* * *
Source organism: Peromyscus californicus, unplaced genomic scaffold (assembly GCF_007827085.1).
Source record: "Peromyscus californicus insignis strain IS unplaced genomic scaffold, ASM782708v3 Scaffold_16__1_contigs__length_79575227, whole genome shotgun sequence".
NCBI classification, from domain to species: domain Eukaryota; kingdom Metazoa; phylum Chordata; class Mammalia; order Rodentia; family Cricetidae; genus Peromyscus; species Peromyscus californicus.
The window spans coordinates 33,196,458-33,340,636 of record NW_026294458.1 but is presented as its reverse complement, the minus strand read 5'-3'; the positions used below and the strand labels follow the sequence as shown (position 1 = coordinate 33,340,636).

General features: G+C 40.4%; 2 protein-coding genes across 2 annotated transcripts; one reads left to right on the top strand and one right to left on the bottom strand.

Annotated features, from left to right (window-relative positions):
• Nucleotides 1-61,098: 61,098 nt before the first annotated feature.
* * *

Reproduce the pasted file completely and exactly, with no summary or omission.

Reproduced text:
Source organism: Peromyscus californicus, unplaced genomic scaffold (assembly GCF_007827085.1).
Source record: "Peromyscus californicus insignis strain IS unplaced genomic scaffold, ASM782708v3 Scaffold_16__1_contigs__length_79575227, whole genome shotgun sequence".
NCBI classification, from domain to species: domain Eukaryota; kingdom Metazoa; phylum Chordata; class Mammalia; order Rodentia; family Cricetidae; genus Peromyscus; species Peromyscus californicus.
The window spans coordinates 33,196,458-33,340,636 of record NW_026294458.1 but is presented as its reverse complement, the minus strand read 5'-3'; the positions used below and the strand labels follow the sequence as shown (position 1 = coordinate 33,340,636).

General features: G+C 40.4%; 2 protein-coding genes across 2 annotated transcripts; one reads left to right on the top strand and one right to left on the bottom strand.

Annotated features, from left to right (window-relative positions):
• Nucleotides 1-61,098: 61,098 nt before the first annotated feature.